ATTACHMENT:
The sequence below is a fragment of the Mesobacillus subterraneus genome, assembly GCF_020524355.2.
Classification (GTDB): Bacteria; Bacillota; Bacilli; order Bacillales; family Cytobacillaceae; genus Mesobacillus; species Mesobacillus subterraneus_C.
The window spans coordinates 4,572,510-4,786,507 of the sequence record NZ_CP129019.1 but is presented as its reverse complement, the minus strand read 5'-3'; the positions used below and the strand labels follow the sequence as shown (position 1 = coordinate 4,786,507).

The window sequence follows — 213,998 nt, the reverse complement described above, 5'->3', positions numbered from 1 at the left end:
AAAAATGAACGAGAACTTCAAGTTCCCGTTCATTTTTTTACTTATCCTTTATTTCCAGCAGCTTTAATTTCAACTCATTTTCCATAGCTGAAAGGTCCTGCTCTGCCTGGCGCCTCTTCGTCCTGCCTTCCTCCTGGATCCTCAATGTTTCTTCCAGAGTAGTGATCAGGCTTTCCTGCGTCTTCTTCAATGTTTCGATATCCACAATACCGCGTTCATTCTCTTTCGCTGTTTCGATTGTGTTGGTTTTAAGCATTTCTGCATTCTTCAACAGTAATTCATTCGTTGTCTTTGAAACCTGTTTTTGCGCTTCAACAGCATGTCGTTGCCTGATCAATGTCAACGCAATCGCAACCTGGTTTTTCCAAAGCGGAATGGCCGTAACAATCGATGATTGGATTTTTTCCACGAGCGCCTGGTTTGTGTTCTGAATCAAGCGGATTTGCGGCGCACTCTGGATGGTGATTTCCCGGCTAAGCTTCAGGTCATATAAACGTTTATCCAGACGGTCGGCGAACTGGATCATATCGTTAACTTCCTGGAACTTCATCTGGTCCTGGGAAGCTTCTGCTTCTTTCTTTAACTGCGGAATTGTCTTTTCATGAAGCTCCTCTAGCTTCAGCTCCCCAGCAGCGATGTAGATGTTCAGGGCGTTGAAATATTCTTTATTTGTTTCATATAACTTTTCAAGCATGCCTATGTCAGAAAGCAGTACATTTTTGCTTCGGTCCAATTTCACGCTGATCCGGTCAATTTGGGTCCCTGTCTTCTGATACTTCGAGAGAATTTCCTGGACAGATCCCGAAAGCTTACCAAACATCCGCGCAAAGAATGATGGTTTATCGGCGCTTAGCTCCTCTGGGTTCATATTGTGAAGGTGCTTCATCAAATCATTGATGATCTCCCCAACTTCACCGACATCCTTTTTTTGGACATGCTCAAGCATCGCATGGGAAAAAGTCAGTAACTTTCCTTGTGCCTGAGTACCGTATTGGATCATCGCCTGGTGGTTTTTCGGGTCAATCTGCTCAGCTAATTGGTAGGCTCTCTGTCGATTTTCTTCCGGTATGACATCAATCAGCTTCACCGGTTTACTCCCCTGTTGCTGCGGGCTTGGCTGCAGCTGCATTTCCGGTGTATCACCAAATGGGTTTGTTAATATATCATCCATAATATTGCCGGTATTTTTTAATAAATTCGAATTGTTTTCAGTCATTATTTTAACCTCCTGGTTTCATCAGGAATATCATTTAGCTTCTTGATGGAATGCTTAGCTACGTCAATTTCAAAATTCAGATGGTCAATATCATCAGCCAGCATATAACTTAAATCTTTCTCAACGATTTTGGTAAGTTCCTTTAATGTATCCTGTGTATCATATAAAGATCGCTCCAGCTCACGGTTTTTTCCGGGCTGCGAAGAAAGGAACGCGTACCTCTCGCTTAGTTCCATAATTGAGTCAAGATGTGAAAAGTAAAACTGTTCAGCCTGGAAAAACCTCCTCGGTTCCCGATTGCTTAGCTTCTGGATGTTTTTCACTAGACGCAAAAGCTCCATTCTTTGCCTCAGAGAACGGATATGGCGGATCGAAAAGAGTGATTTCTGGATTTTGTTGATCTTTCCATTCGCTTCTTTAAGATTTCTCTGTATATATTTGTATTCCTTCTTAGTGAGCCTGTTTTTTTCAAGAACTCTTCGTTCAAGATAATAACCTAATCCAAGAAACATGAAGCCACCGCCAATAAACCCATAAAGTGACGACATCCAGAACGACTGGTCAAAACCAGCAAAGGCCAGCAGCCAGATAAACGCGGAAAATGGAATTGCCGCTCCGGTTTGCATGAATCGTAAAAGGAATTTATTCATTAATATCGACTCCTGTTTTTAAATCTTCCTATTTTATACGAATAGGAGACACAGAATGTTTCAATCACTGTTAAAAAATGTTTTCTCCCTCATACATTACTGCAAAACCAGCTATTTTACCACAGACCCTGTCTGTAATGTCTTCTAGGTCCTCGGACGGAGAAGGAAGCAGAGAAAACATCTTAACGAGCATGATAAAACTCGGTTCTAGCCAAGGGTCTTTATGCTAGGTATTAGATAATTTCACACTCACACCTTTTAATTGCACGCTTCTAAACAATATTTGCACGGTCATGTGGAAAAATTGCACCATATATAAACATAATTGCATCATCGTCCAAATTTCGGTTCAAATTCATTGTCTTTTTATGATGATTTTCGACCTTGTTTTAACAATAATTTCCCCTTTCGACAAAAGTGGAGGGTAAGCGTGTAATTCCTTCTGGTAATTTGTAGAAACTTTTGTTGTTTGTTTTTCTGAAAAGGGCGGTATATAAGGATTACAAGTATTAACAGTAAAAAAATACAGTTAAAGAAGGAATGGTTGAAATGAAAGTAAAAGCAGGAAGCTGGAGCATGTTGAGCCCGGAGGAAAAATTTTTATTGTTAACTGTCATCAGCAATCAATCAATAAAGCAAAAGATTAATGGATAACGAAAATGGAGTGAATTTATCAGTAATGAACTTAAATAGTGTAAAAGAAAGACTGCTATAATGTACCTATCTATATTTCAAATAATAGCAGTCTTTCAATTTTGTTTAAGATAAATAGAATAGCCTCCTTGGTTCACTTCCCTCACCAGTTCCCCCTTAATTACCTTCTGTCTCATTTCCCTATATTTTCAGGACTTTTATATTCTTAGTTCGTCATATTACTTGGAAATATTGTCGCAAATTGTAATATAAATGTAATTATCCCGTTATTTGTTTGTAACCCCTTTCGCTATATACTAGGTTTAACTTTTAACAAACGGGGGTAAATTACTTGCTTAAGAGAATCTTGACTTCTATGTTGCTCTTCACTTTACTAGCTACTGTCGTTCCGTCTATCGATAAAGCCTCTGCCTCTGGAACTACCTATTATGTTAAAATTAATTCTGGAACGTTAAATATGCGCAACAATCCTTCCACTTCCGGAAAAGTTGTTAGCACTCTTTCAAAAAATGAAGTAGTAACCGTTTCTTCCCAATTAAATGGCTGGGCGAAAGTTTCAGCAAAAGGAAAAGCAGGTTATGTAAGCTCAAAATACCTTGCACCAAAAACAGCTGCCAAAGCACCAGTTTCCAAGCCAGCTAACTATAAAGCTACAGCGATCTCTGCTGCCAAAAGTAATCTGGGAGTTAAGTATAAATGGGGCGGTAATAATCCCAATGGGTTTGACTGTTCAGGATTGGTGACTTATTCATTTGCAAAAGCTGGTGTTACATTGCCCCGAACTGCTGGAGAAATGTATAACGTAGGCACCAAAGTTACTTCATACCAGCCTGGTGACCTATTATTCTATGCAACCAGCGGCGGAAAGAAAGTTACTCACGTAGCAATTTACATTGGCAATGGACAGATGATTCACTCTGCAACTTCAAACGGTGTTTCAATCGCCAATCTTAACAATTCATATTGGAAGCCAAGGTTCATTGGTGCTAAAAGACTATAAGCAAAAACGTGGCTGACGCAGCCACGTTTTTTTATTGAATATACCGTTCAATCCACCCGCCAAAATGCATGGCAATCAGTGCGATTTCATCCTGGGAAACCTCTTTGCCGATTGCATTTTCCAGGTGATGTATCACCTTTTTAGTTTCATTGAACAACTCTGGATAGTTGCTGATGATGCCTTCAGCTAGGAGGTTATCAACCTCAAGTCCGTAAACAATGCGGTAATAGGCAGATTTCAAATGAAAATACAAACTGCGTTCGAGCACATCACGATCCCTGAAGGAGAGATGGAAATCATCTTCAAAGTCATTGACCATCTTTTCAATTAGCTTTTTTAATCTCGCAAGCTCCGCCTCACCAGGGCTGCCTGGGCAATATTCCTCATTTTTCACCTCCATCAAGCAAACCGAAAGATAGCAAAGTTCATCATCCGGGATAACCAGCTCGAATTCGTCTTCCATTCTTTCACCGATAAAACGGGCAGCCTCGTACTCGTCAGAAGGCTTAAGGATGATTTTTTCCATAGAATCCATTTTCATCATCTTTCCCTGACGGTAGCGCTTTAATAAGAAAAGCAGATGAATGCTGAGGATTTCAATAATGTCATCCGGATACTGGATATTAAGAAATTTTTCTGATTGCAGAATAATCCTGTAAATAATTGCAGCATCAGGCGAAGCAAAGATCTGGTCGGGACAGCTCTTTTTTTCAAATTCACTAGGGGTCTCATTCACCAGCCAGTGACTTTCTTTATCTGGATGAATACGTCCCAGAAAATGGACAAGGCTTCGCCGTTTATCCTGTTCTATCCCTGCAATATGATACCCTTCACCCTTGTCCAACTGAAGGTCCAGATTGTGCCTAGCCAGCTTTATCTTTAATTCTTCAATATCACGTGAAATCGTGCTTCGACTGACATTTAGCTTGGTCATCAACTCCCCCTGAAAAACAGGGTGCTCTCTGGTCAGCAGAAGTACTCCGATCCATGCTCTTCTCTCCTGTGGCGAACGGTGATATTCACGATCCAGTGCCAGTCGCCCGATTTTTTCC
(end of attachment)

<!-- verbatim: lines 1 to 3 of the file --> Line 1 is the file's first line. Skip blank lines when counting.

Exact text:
The sequence below is a fragment of the Mesobacillus subterraneus genome, assembly GCF_020524355.2.
Classification (GTDB): Bacteria; Bacillota; Bacilli; order Bacillales; family Cytobacillaceae; genus Mesobacillus; species Mesobacillus subterraneus_C.
The window spans coordinates 4,572,510-4,786,507 of the sequence record NZ_CP129019.1 but is presented as its reverse complement, the minus strand read 5'-3'; the positions used below and the strand labels follow the sequence as shown (position 1 = coordinate 4,786,507).